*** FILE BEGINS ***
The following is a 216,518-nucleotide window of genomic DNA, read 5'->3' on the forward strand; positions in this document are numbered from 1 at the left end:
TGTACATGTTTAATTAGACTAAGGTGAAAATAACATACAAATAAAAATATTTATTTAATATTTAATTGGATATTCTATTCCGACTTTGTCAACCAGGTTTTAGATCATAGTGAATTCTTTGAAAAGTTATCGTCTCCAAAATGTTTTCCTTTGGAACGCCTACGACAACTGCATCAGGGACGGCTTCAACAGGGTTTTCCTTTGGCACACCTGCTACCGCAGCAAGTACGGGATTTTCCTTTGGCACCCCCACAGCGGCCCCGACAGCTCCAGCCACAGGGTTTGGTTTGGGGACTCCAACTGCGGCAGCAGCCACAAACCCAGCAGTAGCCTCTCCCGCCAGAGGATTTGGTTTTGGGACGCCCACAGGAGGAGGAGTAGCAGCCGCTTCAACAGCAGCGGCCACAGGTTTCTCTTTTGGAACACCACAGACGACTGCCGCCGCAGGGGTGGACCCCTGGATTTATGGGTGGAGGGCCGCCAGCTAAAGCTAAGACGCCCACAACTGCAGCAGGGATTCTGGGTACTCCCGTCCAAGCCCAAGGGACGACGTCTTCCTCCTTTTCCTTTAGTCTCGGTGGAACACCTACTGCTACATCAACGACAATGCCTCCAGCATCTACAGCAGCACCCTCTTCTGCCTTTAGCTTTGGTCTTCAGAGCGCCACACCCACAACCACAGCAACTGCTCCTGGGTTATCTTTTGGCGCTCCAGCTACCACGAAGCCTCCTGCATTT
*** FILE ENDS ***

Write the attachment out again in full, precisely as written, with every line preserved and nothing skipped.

The following is a 216,518-nucleotide window of genomic DNA, read 5'->3' on the forward strand; positions in this document are numbered from 1 at the left end:
TGTACATGTTTAATTAGACTAAGGTGAAAATAACATACAAATAAAAATATTTATTTAATATTTAATTGGATATTCTATTCCGACTTTGTCAACCAGGTTTTAGATCATAGTGAATTCTTTGAAAAGTTATCGTCTCCAAAATGTTTTCCTTTGGAACGCCTACGACAACTGCATCAGGGACGGCTTCAACAGGGTTTTCCTTTGGCACACCTGCTACCGCAGCAAGTACGGGATTTTCCTTTGGCACCCCCACAGCGGCCCCGACAGCTCCAGCCACAGGGTTTGGTTTGGGGACTCCAACTGCGGCAGCAGCCACAAACCCAGCAGTAGCCTCTCCCGCCAGAGGATTTGGTTTTGGGACGCCCACAGGAGGAGGAGTAGCAGCCGCTTCAACAGCAGCGGCCACAGGTTTCTCTTTTGGAACACCACAGACGACTGCCGCCGCAGGGGTGGACCCCTGGATTTATGGGTGGAGGGCCGCCAGCTAAAGCTAAGACGCCCACAACTGCAGCAGGGATTCTGGGTACTCCCGTCCAAGCCCAAGGGACGACGTCTTCCTCCTTTTCCTTTAGTCTCGGTGGAACACCTACTGCTACATCAACGACAATGCCTCCAGCATCTACAGCAGCACCCTCTTCTGCCTTTAGCTTTGGTCTTCAGAGCGCCACACCCACAACCACAGCAACTGCTCCTGGGTTATCTTTTGGCGCTCCAGCTACCACGAAGCCTCCTGCATTT